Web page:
Rotorua based manufacturer Peterson Portable Sawmills have made the difficult decision to postpone their digital and factory demonstration days due to nationwide Covid-19 alert levels being raised.
The company was due to host their demonstrations from March 11 to 13 and was expecting visitors from all over the country, including Auckland, which is currently in alert level 3. This means that Auckland residents are currently unable to leave their region.
With the restrictions on events held in alert level 2, and the possibility of Auckland visitors being unable to attend, Peterson Portable Sawmills CEO Kerris Browne made the call to postpone for one month.
"When we hold a demonstration day, we go all out," Browne said.
"We set up every sawmill model and accessory we have, order in a stack of logs, hire videographers, photographers and have a full crew of staff on hand to assist our visitors. I'm not a person who does things by half and neither are my team."
When asked if cancelling the demonstrations was ever an option, Browne said she never considered it.
"Our demonstrations are an in-depth look at our products and how to operate them effectively. They're invaluable to our local and International customers, so the show will go on, just not this month."
Since the effects of Covid-19 took hold in 2020, Peterson Portable Sawmills have seen a huge upturn in business with more interest and sales than they have experienced in years.
Sales manager Aaron Kalan puts this down to timber prices and availability, as well as people simply wanting to become more self-sufficient.
"Many of our customers either have their own land and trees, or have access to logs," said Kalan. "They want to be able to cut their timber and build their own structures, or provide custom sawmilling services to others to help them do the same."
New Zealand Covid-19 guidelines state that those who are living at alert level 2 can travel anywhere in New Zealand that is at alert level 1 or 2, but that they consider avoiding large gatherings.
Kalan agreed that while he was looking forward to the demonstration days, postponing was a good call to make.
"We don't want to tell people from Auckland that they can't come if they're still in alert level 3, or keep them separated at level 2, it's just not how we do things. Our team agreed that we'd rather delay our demos and hope that things will have improved again in a month's time so that everyone can attend."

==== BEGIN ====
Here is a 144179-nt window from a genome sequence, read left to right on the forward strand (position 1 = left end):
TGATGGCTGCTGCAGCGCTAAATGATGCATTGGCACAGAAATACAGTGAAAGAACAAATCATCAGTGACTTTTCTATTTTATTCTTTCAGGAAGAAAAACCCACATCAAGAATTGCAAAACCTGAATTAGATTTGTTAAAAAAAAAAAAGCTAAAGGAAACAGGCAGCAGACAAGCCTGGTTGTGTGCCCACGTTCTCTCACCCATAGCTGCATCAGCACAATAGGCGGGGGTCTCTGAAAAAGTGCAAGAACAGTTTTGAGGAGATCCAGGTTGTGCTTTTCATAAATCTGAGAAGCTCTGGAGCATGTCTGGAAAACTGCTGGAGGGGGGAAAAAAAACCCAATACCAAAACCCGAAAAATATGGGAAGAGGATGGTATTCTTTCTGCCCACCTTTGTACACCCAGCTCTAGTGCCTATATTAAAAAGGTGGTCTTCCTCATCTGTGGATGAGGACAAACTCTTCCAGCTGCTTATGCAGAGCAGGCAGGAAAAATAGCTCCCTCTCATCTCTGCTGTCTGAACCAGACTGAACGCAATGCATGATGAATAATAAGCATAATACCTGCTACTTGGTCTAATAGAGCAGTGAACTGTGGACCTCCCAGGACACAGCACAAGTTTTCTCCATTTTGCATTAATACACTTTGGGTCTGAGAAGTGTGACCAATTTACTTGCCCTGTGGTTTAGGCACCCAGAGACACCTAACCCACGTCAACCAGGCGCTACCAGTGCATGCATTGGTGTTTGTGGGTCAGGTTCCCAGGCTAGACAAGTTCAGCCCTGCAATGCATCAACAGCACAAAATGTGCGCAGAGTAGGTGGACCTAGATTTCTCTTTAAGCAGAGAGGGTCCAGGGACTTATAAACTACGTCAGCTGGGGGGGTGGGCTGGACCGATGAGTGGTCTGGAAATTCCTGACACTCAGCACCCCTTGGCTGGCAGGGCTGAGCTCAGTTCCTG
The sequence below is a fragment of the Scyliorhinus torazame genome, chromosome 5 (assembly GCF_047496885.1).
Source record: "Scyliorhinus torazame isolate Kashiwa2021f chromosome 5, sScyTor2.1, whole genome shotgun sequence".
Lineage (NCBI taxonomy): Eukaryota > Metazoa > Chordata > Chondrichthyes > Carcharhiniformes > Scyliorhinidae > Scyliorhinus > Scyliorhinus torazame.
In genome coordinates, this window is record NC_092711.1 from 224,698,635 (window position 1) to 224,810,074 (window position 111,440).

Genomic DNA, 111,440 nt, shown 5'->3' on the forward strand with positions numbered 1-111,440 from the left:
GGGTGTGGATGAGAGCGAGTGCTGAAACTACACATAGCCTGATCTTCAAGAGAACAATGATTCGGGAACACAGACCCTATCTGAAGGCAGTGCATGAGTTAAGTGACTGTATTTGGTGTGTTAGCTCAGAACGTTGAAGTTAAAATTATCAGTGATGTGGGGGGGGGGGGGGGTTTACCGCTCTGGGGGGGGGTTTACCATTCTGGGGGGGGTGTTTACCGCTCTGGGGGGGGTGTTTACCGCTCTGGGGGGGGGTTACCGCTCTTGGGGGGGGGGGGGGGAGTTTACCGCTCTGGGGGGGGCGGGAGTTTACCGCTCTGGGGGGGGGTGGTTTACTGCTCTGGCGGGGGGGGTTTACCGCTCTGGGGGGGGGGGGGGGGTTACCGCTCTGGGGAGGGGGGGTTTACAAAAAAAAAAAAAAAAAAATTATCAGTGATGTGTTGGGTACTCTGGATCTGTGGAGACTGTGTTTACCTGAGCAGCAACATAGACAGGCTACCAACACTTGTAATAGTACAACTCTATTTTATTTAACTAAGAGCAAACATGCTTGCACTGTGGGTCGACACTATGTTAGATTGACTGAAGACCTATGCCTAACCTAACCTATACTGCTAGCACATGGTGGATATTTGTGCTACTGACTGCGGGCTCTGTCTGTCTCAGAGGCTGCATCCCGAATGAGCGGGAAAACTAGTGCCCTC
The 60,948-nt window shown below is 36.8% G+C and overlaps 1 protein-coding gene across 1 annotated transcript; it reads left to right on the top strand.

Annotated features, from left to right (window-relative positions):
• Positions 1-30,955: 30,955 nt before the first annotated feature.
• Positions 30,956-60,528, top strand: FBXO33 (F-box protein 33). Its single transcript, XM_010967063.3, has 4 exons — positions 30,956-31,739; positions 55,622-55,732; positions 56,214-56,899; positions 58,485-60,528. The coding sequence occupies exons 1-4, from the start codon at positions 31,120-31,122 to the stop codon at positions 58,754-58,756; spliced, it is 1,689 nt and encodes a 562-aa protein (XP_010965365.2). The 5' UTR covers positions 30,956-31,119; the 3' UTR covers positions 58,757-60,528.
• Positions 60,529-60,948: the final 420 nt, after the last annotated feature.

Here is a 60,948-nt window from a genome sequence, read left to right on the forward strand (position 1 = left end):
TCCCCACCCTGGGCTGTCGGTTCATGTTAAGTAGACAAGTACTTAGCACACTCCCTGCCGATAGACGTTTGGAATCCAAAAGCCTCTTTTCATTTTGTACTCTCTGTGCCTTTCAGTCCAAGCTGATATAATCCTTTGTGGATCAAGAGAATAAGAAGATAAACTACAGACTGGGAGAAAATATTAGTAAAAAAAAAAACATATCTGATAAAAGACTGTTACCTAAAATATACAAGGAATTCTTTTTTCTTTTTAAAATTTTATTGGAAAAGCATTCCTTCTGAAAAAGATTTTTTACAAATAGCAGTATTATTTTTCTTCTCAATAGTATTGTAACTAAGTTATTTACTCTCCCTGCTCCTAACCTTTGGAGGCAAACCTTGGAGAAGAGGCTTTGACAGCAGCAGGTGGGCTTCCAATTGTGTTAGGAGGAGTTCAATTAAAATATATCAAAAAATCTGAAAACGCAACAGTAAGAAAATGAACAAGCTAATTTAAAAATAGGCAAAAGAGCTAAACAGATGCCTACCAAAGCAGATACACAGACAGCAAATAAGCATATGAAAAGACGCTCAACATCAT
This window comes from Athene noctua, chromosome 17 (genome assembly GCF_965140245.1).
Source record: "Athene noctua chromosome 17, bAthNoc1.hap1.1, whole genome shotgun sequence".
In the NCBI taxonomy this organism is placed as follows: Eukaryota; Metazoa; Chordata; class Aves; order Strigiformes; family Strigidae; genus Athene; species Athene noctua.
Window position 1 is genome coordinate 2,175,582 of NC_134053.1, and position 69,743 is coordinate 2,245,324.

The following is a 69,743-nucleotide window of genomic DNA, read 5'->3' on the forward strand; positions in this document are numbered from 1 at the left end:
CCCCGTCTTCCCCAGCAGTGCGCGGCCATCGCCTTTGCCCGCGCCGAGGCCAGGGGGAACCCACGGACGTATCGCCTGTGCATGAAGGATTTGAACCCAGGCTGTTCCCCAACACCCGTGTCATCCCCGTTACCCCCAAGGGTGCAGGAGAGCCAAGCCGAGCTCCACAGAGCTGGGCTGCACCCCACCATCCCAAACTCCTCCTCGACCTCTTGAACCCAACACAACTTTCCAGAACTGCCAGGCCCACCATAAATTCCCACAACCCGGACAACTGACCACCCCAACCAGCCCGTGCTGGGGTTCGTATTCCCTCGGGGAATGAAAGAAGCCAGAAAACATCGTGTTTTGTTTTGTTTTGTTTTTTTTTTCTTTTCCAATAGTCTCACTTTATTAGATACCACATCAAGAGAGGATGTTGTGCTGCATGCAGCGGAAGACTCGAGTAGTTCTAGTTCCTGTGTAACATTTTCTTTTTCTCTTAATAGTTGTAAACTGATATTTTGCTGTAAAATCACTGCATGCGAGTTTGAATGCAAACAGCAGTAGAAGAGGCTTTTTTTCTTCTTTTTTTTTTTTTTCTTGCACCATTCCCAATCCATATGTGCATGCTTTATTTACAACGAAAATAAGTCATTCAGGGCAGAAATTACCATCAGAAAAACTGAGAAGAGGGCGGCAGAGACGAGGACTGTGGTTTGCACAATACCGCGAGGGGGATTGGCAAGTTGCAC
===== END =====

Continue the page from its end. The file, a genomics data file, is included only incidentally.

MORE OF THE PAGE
Peterson Portable Sawmills digital demonstration day will now take place April 15, with Factory Demonstration Days on April 16 and 17 at their premises at 15 Hyland Cres, Rotorua.
Whakatāne Board Mill's pivot into sustainable packaging welcomed
Sustainable Bay of Plenty Trust is strongly supportive of the Whakatāne Board Mill being repurposed to produce more sustainable packaging types, such as value-added cardboard products that help to remove single-use plastics from circulation.
Sustainable Bay of Plenty spokesman Glen Crowther said the Board Mill reportedly has unique intellectual property in this space that will result in the removal of thousands of tonnes of single-use plastics and laminated board from circulation every year.
"We ask central government to investigate this technology and how the mill can be supported to commercialise it in the near future. This would not only retain people's jobs at the mill, but also accelerate our transition away from single-use plastics."
Sustainable BOP understands the Whakatāne Board Mill is already making moves towards sustainability by investing in research and development of compostable product lines to replace the polymer coated cardboards commonly used in the food industry.
One of the key goals of Sustainable Bay of Plenty Charitable Trust is to support the development of a low carbon circular economy.
"We are aware that the closure of this mill would have a big impact on many in the town, with it being the largest private employer in Whakatāne that supports many other businesses," Crowther said.
"It is vital that all options are investigated to prevent unnecessary closure. We hope the Government will support the mill, Toi EDA and Whakatāne Council to find an optimal solution."
Sustainable BOP agrees with Toi EDA that a sustainable wood processing sector is one of the keys to our regional prosperity. The proposed mill closure is just a symptom of the wider issue.
Speaker Series celebrates businesswomen
What do a fashion designer, microbiologist and eco-conscious beauty product pioneer all have in common?
They are Kiwi businesswomen at the forefront of change – and the keynote speakers at a brand new event happening in Tauranga.
Hosted by Business Women's Network (BWN), in partnership with Cooney Lees Morgan and Craigs Investment Partners, the inaugural BWN Speaker Series brings together inspirational, influential and innovative women from around New Zealand and the Bay of Plenty to share their insights into the new ways of doing business.
BWN is a networking group formed by women, for women, as part of the Tauranga Chamber of Commerce, with a goal to connect local women to exciting and engaging opportunities.
Tauranga Chamber of Commerce event organiser Anne Pankhurst says the Speaker Series theme, The Changing Face of Business, addresses the fact that in today's world doing good businesses isn't just about financial profit – it's about how you look after your people and your place in the world.
Speakers include Kiwi fashion designer Karen Walker, Associate Professor at The University of Auckland Dr Siouxsie Wiles, and New Zealand eco-beauty entrepreneur and founder of Ethique Brianne West.
The keynote speakers are joined by a whole slew of other inspirational women from companies that live and breathe the event's values. These speakers include Jennifer Del Bel (Founder, Downlights), Jennifer Boggiss (CEO and Founder, Heilala Vanilla), Clare Swallow (Director, Mulberry St), Fiona McTavish (CEO, BOP Regional Council), Gordy Lockhart (who will be giving a quick overview of The Kollective before Tania Wilson (Momenta)).
The Speaker Series events are to be held on May 27 and July 8 at Trinity Wharf Hotel.